FIG. 23-7 Lateral (A) and cranial-caudal (B) views of a lateral luxation of the elbow joint.
Reduction of a dislocated elbow may be difficult. Knowledge of the normal bony anatomy is necessary to reestablish an intact joint. Closed manipulation will often lead to successful reduction if swelling is not too severe.
Prolonged manipulation is not beneficial to the patient's joint, and open reduction should be considered if closed manipulation is not successful in a short time. To accomplish a closed reduction of a lateral luxation of the elbow joint, the joint is flexed to 90deg and the anconeal process is rotated medially (internal rotation of the radius and ulna) to interdigitate into the supratrochlear foramen. The leg is gradually extended with a lateral to medial force applied to the radial head while a medial to lateral force is applied to the medial condyle of the humerus. Simultaneously with these medial and lateral forces and gradual extension of the limb, the radius and ulna are internally rotated after hooking the beak of the anconeal process into the trochlear groove to snap the joint back into position. If successful in reduction, the joint should be carried through a full range of motion. If completely stable at this time, a soft bulky bandage can be applied to the elbow joint to ensure continued extension. If unstable in flexion, the joint should be immobilized in a Schroeder-Thomas splint in extension for 10 to 14 days. Occasionally the joint will be completely unstable, requiring open reduction with soft tissue reconstruction.
Open reduction of elbow luxations is usually carried out through a lateral incision through the anconeus muscle. Following debridement of the joint, reduction is carried out via the method described for closed reduction. A bone elevator may be used carefully within the joint surface if necessary. Rarely open reduction is not successful through this approach. To obtain reduction, the lateral approach is combined with proximal ulnar diaphyseal osteotomy, which allows the luxation to be reduced easily. Special attention to closure of the soft tissues will result in good stability of the joint. Postoperative immobilization, usually in extension, is necessary for 10 to 14 days.
CONGENITAL AND DEVELOPMENTAL DISLOCATION OF THE ELBOW
Congenital luxation of the elbow usually occurs in the smaller breeds of dogs. The dislocation may occur as a complete luxation, as is seen with traumatic luxation, or may be found with luxation of the radial head with an intact ulnar articulation or with ulnar subluxation. Congenital dislocation can also be seen with an intact radial humeral articulation with subluxation or dislocation of the ulna. The ulnar subluxation in these cases has only a rotatory component that is the cause of the dislocation.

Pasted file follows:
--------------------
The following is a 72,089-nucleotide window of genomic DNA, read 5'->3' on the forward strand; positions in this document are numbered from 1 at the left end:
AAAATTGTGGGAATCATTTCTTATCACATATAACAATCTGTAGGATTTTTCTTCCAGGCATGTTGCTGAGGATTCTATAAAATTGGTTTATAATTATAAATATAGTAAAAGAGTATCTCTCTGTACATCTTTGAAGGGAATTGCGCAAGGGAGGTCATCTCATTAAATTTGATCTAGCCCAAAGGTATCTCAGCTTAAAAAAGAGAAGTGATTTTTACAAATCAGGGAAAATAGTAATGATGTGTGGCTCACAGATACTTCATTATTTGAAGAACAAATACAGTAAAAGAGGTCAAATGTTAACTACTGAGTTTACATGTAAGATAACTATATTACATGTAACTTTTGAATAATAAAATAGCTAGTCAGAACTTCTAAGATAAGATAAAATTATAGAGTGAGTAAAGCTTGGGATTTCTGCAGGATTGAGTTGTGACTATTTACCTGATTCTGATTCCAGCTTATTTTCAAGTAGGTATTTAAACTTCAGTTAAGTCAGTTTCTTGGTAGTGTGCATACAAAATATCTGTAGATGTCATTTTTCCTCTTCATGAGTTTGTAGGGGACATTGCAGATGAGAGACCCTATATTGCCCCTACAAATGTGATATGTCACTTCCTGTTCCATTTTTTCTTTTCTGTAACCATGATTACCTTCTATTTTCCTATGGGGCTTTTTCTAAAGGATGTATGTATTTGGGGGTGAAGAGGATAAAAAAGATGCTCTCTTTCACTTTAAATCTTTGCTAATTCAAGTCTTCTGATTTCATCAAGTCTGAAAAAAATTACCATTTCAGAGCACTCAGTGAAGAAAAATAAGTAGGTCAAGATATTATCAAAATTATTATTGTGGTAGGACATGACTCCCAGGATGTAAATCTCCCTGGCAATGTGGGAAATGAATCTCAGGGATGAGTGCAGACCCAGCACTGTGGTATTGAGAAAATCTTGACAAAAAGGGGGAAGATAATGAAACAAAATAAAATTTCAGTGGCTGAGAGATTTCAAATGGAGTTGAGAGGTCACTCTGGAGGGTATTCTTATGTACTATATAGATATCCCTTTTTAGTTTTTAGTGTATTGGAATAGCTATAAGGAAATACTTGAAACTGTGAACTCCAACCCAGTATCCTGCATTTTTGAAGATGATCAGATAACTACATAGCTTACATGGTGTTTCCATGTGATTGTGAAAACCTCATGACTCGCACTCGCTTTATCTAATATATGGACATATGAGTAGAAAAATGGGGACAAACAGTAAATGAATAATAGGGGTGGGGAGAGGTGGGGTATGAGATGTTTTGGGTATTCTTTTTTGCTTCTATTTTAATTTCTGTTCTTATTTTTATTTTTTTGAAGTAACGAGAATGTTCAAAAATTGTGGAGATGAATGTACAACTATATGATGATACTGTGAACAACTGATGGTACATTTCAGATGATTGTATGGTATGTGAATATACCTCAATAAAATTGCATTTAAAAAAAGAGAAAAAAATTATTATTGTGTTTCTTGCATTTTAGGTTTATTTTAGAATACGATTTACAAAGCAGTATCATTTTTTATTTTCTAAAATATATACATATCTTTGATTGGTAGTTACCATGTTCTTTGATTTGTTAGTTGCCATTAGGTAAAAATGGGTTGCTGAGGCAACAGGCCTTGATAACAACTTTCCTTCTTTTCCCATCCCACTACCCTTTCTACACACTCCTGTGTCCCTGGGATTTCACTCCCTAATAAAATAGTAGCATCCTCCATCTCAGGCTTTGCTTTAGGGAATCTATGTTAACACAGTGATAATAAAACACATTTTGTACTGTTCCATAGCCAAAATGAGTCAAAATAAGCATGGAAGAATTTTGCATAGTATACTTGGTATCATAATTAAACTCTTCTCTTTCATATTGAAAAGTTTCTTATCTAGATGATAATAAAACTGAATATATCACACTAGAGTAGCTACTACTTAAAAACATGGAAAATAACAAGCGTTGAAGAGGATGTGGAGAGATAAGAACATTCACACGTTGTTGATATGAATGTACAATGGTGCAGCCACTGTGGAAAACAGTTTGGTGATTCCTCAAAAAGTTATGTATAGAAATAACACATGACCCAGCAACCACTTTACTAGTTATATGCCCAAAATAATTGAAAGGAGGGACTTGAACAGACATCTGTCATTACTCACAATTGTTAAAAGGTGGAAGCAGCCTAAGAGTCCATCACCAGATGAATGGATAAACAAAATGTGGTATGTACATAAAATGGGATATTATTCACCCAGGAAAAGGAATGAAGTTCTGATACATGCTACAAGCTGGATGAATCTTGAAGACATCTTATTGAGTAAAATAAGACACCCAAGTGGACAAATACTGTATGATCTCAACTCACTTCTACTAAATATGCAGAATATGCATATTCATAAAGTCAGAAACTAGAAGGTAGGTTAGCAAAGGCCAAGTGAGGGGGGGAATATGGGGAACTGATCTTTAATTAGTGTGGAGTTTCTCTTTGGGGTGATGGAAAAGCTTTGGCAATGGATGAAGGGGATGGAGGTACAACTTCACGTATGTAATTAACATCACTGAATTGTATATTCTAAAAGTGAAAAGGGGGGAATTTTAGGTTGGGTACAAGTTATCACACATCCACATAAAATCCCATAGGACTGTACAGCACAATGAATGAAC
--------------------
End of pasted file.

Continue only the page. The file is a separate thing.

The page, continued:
Congenital luxation of the elbow in the dog is reported to be associated with aplasia or hypoplasia of the medial collateral ligament as well as a functionally annular ligament.(1) It has been suggested but not proven that this condition is heritable.
The treatment of these problems is often based on the general wellbeing of the animal and on expectatation for reasonable function of the involved limb.(2,5) Often the anatomical bony structures are changed in such a way that the joints are incongruent when reduced. The absence of associated soft tissues may make reconstruction impossible, as is often the case with complete dislocation. Although not reported, arthrodesis might be a method that would allow functional stabilization of the elbow.
With an intact radial humeral joint, the ulna can be repositioned following proximal ulnar diaphyseal osteotomy and reduced into position. Stabilization is accomplished by attachment of the ulnar segment to the proximal radius using pins or small screws for fixation. When the radial head is luxated, appropriate treatment depends on the radiographic appearance of the proximal radius and ulna. Correction must be achieved, trying to maintain leg length. If the diaphysis of the radius is straight, proximal ulnar osteotomy is performed. If deviation occurs in the radius, only osteotomy of the proximal radius is carried out at the level of the curvature, and the radial head is repositioned properly after shortening the segment to allow it to be inserted properly. In most cases of radial head luxation, the radial head will have a spherical joint surface. This surface will not maintain proper congruency with the humeral condyles and will have to be contoured appropriately. This reshaping of the radial head will remove joint cartilage and may have a marked effect on the outcome of the procedure.
The ease with which little dogs manage to get around on three legs makes the corrective procedures uncommon, but the successes seen encourage further experience with surgical reconstruction.